Only one LED chip 12 is illustrated in FIGS. 3 and 4. However, the LED lamp 100 may include a plurality of LED chips 10. More specifically, the LED lamp 100 may include a two-dimensional (e.g., matrix) arrangement of LED chips, each having the structure shown in FIG. 4.

FIG. 5 illustrates a configuration for a card LED lamp 100 including a plurality of LED chips (i.e., an array or cluster of LEDs) that are arranged two-dimensionally. The substrate 30 includes a plurality of light-transmissive members 20, each covering an associated one of the LED chips (not shown). The side surface portion 24 of the substantially hemispherical part of each light-transmissive member 20 includes the low-transmittance part 26. Thus, this card LED lamp 100 has an antiglare function. In this example, for each and every LED chip arranged on the substrate, the side surface portion 24 of its associated light-transmissive member 20 includes the low-transmittance part 26. However, the present invention is in no way limited to this specific preferred embodiment. The antiglare effect is achieved by providing the low-transmittance parts 26 for the side surface portions 24 of at least the light-transmissive members located on the outermost area of the cluster of LEDs.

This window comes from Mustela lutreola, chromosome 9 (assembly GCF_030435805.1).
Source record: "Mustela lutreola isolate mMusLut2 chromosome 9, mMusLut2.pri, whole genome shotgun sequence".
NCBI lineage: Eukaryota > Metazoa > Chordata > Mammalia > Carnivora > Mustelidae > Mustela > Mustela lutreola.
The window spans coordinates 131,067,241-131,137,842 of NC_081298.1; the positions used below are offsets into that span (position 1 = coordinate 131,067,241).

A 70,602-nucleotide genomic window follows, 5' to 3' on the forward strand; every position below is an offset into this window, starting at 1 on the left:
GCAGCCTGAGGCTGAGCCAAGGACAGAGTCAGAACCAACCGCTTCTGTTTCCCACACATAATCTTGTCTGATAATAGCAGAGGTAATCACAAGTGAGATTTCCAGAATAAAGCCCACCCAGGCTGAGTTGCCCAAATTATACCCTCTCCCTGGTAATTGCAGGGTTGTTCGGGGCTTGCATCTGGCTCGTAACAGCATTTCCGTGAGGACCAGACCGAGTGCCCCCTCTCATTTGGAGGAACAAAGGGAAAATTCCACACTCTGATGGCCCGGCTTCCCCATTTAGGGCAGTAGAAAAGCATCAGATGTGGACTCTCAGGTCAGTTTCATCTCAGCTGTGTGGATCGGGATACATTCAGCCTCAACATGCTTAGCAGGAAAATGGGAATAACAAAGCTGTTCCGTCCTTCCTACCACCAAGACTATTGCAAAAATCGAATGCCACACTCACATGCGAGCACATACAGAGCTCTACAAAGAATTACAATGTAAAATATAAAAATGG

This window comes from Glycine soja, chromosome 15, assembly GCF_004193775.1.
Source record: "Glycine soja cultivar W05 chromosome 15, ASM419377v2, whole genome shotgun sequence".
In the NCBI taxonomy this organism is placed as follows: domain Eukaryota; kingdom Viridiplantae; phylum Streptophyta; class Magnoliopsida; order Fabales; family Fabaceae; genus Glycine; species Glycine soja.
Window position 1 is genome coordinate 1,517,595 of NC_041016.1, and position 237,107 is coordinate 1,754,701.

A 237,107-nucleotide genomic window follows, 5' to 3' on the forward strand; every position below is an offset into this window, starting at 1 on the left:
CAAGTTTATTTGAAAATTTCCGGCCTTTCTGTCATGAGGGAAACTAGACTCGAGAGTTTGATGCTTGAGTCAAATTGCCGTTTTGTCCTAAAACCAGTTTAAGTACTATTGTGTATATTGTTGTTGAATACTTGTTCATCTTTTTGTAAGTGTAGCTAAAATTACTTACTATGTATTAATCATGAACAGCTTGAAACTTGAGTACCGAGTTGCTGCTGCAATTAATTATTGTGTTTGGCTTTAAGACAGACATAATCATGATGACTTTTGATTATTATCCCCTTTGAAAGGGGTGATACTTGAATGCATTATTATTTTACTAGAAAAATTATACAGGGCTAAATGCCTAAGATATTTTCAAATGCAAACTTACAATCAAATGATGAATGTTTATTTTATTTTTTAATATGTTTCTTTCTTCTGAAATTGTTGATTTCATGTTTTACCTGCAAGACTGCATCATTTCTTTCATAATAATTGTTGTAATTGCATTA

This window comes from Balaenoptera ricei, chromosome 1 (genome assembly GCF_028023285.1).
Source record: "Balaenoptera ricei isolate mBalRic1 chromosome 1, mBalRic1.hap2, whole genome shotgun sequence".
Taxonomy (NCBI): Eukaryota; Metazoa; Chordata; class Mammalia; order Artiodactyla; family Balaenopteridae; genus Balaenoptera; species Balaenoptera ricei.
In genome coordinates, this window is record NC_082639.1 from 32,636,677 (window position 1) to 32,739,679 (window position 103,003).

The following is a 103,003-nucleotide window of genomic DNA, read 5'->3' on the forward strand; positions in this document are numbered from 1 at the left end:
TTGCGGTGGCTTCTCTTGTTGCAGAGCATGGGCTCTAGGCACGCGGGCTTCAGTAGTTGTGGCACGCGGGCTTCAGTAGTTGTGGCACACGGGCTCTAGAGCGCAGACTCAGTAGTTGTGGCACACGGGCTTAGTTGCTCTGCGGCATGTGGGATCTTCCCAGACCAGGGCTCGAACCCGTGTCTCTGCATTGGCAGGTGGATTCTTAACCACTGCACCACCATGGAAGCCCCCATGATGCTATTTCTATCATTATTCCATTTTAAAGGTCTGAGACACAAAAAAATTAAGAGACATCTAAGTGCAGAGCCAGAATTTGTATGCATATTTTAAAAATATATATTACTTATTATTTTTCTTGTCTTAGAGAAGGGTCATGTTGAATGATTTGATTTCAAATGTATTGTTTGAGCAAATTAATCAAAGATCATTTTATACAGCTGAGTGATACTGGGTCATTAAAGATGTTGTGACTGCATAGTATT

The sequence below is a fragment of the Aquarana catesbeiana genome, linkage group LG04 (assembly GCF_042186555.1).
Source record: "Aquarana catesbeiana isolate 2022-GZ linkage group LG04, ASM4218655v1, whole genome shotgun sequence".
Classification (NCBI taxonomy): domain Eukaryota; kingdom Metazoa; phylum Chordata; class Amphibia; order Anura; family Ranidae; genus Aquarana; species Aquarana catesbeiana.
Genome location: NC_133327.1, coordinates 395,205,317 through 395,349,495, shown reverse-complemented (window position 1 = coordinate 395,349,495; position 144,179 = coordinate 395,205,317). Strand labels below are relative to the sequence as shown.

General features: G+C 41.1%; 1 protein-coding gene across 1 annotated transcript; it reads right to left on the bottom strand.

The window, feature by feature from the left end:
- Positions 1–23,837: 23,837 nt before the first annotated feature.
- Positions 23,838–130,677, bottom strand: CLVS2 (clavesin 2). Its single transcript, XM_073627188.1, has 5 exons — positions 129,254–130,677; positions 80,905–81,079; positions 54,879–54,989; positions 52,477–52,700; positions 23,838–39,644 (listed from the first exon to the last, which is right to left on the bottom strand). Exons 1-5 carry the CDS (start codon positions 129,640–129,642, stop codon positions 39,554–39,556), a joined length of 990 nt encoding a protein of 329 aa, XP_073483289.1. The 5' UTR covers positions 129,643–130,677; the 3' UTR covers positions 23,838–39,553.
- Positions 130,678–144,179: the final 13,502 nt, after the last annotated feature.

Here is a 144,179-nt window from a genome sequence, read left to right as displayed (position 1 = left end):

On the surface of the card LED lamp 100, arranged are feeder terminals 38 that are electrically connected to the interconnect pattern 36 for supplying electric power to the LED chips 10. To use the card LED lamp 100, a connector (not shown), to/from which the LED lamp 100 is readily insertable and removable, and a lighting circuit (not shown, either) may be electrically connected together and the card LED lamp 100 may be inserted into the connector.

Suppose the LED lamp 100 shown in FIG. 5 is used as a downlight, for example. In that case, the low-transmittance part 26 is preferably defined in the light-transmissive member 20 such that the LED lamp 100 has a luminance of 24,000 cd/m2 or less, more preferably 5,300 cd/m2 or less (and even more preferably 2,400 cd/m2 or less), when the luminance is measured at an angle of around 65 degrees with respect to a normal to the center of the LED lamp 100 (i.e., a normal to the substrate 30). If the luminance is 24,000 cd/m2 or less, the G2 conditions according to the G classification can be satisfied. And by decreasing the luminance to 5,300 cd/m2 or less and 2,400 cd/m2 or less, the G0 and G1 conditions according to the G classification can be satisfied, respectively.